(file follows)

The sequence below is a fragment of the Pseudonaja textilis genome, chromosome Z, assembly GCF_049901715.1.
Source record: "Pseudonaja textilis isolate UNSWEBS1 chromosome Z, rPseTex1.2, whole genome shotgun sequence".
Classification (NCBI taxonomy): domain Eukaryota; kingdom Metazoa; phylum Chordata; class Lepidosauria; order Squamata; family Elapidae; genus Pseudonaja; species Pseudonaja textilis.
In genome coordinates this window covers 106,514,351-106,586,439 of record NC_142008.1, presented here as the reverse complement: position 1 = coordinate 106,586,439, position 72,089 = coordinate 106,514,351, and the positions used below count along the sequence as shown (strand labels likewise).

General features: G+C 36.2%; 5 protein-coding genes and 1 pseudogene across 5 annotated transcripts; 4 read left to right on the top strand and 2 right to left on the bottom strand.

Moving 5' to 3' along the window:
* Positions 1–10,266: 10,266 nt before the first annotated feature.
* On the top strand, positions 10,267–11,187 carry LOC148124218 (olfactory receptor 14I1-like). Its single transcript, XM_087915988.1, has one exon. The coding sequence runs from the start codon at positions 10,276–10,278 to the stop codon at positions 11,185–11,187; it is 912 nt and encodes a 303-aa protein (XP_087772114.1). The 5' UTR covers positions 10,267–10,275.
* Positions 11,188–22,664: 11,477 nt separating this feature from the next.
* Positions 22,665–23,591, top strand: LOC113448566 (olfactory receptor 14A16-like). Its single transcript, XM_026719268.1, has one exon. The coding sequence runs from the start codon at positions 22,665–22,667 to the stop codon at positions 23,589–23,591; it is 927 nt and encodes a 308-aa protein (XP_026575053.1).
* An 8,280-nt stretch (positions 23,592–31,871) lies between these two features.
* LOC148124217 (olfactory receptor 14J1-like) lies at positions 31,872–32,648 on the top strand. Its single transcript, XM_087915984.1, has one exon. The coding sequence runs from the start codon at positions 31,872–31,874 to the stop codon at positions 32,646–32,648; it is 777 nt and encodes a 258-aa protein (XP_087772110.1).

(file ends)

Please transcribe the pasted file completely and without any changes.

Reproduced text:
The sequence below is a fragment of the Pseudonaja textilis genome, chromosome Z, assembly GCF_049901715.1.
Source record: "Pseudonaja textilis isolate UNSWEBS1 chromosome Z, rPseTex1.2, whole genome shotgun sequence".
Classification (NCBI taxonomy): domain Eukaryota; kingdom Metazoa; phylum Chordata; class Lepidosauria; order Squamata; family Elapidae; genus Pseudonaja; species Pseudonaja textilis.
In genome coordinates this window covers 106,514,351-106,586,439 of record NC_142008.1, presented here as the reverse complement: position 1 = coordinate 106,586,439, position 72,089 = coordinate 106,514,351, and the positions used below count along the sequence as shown (strand labels likewise).

General features: G+C 36.2%; 5 protein-coding genes and 1 pseudogene across 5 annotated transcripts; 4 read left to right on the top strand and 2 right to left on the bottom strand.

Moving 5' to 3' along the window:
* Positions 1–10,266: 10,266 nt before the first annotated feature.
* On the top strand, positions 10,267–11,187 carry LOC148124218 (olfactory receptor 14I1-like). Its single transcript, XM_087915988.1, has one exon. The coding sequence runs from the start codon at positions 10,276–10,278 to the stop codon at positions 11,185–11,187; it is 912 nt and encodes a 303-aa protein (XP_087772114.1). The 5' UTR covers positions 10,267–10,275.
* Positions 11,188–22,664: 11,477 nt separating this feature from the next.
* Positions 22,665–23,591, top strand: LOC113448566 (olfactory receptor 14A16-like). Its single transcript, XM_026719268.1, has one exon. The coding sequence runs from the start codon at positions 22,665–22,667 to the stop codon at positions 23,589–23,591; it is 927 nt and encodes a 308-aa protein (XP_026575053.1).
* An 8,280-nt stretch (positions 23,592–31,871) lies between these two features.
* LOC148124217 (olfactory receptor 14J1-like) lies at positions 31,872–32,648 on the top strand. Its single transcript, XM_087915984.1, has one exon. The coding sequence runs from the start codon at positions 31,872–31,874 to the stop codon at positions 32,646–32,648; it is 777 nt and encodes a 258-aa protein (XP_087772110.1).